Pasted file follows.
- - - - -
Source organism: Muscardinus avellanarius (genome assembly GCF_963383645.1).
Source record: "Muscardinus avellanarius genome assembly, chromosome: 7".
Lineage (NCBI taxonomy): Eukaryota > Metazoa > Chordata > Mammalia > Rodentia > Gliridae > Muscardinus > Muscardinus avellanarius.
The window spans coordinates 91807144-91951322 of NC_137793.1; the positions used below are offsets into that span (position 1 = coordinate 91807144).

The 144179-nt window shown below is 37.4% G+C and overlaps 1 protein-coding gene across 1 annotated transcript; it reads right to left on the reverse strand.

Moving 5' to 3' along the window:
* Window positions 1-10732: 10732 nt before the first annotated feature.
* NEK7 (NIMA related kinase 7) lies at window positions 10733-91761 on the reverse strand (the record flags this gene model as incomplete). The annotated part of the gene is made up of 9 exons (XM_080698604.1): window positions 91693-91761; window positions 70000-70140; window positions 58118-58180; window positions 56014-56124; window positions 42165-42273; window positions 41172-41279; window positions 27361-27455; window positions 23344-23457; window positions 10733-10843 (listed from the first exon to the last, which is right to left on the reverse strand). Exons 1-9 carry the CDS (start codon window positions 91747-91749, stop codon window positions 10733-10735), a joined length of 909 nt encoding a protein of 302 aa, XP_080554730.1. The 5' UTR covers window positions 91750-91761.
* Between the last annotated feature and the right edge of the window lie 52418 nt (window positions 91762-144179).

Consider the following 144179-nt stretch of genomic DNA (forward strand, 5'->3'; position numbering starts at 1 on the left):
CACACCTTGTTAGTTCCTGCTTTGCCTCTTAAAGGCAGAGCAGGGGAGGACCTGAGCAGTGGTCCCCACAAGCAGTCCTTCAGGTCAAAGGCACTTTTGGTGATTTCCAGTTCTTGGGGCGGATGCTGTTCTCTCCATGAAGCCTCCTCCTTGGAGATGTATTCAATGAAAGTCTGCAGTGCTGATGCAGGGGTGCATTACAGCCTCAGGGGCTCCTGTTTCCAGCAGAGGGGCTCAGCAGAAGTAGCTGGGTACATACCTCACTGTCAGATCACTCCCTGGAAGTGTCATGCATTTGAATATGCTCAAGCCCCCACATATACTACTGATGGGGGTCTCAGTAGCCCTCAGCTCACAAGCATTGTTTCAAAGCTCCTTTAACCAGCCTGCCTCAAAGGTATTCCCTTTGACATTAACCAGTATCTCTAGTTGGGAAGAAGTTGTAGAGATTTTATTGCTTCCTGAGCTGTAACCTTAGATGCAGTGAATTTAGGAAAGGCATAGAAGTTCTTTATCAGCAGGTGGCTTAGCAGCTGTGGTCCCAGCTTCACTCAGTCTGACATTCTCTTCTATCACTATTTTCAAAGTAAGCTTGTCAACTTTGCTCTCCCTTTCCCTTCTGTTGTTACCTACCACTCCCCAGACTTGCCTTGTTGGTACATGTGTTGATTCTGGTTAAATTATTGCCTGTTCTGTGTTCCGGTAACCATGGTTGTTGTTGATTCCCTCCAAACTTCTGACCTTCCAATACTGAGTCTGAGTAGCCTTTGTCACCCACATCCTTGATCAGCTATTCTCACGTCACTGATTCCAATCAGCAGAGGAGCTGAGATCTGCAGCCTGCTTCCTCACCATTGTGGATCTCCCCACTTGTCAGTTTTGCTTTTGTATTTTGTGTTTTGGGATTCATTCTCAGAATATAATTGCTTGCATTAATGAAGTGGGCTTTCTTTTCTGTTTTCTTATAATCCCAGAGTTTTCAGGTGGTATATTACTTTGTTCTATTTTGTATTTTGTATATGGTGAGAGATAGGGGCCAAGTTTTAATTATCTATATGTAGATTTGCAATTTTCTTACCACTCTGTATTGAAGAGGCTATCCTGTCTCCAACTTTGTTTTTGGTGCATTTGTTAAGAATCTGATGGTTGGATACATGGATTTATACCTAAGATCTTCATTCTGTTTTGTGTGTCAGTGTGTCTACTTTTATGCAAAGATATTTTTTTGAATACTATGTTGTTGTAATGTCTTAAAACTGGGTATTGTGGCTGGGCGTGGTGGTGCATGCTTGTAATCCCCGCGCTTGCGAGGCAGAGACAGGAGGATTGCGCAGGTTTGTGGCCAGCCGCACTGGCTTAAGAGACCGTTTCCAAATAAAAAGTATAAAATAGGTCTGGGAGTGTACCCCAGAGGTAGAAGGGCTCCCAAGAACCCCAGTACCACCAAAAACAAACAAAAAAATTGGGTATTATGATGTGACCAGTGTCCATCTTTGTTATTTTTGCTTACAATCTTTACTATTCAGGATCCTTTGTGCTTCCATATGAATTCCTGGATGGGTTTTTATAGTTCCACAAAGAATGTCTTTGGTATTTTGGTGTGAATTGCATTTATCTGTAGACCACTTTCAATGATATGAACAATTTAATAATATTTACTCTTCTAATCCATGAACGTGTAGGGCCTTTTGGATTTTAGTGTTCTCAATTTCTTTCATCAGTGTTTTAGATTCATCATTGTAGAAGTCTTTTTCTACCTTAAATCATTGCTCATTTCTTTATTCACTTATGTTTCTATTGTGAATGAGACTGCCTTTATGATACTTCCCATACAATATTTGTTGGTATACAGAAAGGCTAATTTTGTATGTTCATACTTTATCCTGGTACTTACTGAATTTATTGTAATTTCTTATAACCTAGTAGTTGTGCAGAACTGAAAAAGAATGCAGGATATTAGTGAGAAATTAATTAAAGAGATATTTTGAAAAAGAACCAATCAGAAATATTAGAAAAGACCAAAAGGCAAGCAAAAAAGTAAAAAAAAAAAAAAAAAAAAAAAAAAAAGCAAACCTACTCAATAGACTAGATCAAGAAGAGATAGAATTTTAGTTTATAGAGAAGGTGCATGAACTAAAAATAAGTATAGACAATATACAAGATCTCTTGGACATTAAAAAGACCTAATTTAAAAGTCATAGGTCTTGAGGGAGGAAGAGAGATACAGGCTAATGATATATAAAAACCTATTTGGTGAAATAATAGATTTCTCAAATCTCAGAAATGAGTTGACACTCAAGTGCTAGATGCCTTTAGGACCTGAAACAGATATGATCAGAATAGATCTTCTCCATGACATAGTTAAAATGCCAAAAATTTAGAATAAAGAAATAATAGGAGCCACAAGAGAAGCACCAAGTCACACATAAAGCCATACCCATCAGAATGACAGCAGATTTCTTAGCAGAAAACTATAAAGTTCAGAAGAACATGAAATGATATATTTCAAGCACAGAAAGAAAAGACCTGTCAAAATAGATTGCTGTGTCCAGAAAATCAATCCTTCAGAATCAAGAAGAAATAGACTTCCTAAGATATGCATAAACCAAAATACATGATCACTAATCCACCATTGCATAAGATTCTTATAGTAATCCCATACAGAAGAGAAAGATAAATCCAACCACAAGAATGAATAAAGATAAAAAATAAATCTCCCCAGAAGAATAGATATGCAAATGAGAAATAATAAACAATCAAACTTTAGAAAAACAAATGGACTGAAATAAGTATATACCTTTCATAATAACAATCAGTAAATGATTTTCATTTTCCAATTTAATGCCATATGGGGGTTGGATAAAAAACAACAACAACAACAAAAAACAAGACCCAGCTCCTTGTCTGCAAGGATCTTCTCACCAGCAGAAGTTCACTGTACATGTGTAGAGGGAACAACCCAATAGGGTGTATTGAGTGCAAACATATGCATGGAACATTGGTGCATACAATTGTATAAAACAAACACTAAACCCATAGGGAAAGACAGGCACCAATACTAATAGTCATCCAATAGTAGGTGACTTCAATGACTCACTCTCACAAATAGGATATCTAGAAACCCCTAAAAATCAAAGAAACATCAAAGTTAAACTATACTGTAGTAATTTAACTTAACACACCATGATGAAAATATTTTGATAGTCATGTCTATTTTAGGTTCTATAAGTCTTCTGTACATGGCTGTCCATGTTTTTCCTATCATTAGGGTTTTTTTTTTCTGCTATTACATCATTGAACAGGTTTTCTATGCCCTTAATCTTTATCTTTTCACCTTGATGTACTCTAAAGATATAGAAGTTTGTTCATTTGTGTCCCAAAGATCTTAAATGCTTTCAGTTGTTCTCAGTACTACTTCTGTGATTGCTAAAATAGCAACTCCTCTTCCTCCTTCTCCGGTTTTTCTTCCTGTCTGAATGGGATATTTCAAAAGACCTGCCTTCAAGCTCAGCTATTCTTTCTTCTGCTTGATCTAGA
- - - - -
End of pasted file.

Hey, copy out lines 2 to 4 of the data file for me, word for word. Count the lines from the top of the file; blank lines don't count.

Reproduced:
Source record: "Muscardinus avellanarius genome assembly, chromosome: 7".
Lineage (NCBI taxonomy): Eukaryota > Metazoa > Chordata > Mammalia > Rodentia > Gliridae > Muscardinus > Muscardinus avellanarius.
The window spans coordinates 91807144-91951322 of NC_137793.1; the positions used below are offsets into that span (position 1 = coordinate 91807144).